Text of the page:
Headlines have been dominated this week by the government shutdown, but some things apparently really never do change, things like federal spending, waste, fraud and abuse.
The Washington Examiner's watchdog investigative reporting team, for example, delivered two stories this week that provide vital context and detail about the federal bureaucracy.
In the first story, Ethan Barton, the watchdog team's intern from the National Journalism Center, checked the records and found hundreds of millions of dollars in federal contracts being awarded after the government shutdown began.
"On the first day of the government shutdown, federal agencies awarded 26 contracts worth more than $130 million. The contracts ranged from chemical paint remover for the Air Force to 'academic uniform shirts' for the Department of Labor," Barton reported.
The day before the government shutdown, Barton found, agencies awarded more than $500 million for 121 contracts. Obviously the bureaucrats were trying to beat the "shutdown rush."
The other story is "Just Sign Here," a five-part series by Luke Rosiak, a senior investigative reporter and the watchdog team's data editor, focuses on an obscure federal agency known as the Federal Mediation and Conciliation Service.
Rosiak dug into records of thousands of government purchase card transactions by FMCS employees and found a culture of irresponsibility that almost defies description:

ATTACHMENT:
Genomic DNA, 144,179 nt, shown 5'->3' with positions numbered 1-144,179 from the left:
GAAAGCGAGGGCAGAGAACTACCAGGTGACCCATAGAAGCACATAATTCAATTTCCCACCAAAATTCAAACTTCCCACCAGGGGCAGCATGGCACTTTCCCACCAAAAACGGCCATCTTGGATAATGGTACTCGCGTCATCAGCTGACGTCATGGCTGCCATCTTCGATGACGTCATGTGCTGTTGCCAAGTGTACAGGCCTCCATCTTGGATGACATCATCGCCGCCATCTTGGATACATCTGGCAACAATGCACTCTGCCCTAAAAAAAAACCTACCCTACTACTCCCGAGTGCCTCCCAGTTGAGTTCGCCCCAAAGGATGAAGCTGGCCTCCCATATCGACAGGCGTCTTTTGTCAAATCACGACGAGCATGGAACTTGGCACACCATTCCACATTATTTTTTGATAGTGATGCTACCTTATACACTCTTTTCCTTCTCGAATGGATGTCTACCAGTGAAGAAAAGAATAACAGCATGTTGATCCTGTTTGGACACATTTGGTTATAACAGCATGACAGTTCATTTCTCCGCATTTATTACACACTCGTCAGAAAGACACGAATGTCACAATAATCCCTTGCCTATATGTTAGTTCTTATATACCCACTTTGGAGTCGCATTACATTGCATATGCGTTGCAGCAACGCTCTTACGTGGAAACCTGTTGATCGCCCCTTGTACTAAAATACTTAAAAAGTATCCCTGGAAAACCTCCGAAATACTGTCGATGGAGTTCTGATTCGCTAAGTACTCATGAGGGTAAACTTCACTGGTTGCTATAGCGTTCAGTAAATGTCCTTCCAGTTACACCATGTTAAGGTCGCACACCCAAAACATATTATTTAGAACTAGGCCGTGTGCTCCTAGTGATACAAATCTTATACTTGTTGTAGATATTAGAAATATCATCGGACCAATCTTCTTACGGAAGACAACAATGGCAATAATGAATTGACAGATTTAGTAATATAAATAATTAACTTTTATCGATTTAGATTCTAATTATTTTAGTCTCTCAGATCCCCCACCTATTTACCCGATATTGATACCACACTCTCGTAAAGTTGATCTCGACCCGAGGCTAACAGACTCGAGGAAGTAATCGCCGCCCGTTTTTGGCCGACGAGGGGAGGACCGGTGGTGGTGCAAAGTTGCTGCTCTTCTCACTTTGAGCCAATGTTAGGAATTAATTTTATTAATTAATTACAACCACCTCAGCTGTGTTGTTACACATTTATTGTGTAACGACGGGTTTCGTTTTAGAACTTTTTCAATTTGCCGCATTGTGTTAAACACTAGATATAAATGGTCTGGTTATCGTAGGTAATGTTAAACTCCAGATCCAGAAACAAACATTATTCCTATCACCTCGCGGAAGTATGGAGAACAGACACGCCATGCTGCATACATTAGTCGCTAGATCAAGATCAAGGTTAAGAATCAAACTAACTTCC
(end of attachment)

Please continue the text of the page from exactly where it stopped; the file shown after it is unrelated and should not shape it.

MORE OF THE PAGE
"One federal employee leased a $53,000 take-home car with taxpayer money in apparent defiance of federal regulations and regularly billed the government for service at shops such as BMW of Fairfax.
"Others charged the government monthly for family members’ cell phones and high-end TV packages and Internet at home — and even at second homes.
"Managers freely made out checks to employees without requiring documentation of how it would be spent, giving $1,316 directly to one who said she was reimbursing herself for furniture she bought for a 'home office' and using convenience checks to give workers bonuses.
"Government employees used federal purchase cards to order items such as a $560 Bose stereo and $1,490 for two high-definition televisions that could not be located."
Rosiak also uncovered evidence that FMCS's spending corruption was covered up by top executives, who also attacked whistle blowers and colluded with contractors to get them sweetheart deals.
There is no reason to believe the shutdown has changed anything at FMCS. When these kinds of things happen even during a "shutdown," it's clear the federal government has grown too big to manage.
In Today's Washington Examiner:
Editorial: A modest proposal for compromise
Joseph Lawler: On libertarians, Kansas' taxes and inequality
Sean Lengell: Postal Service tries to stem losses
Steve Contorno: Battle lines fixed in Congress on how to rein-in NSA
In Other News:
The New York Times: Car chase, White House to Capitol, has fatal end
The Washington Post: The 30 richest members of Congress
The Washington Post: Boehner tells colleagues he will avoid debt limit default
The Wall Street Journal: Stock brokers from expelled firms still selling stocks
The Wall Street Journal: One doubt hanging over Twitter's IPO
USA Today: Obama cancels Asia trip due to shutdown
Net Right Daily: The 17 Republicans who caved less than 40 hours into the shutdown
Washington Free Beacon: U.S., Japan upgrade defense ties
American Thinker: The world according to Andrea Mitchell
Daily Kos: Walsh announces in Montana for Senate seat
Rolling Stone: Looting the public pension funds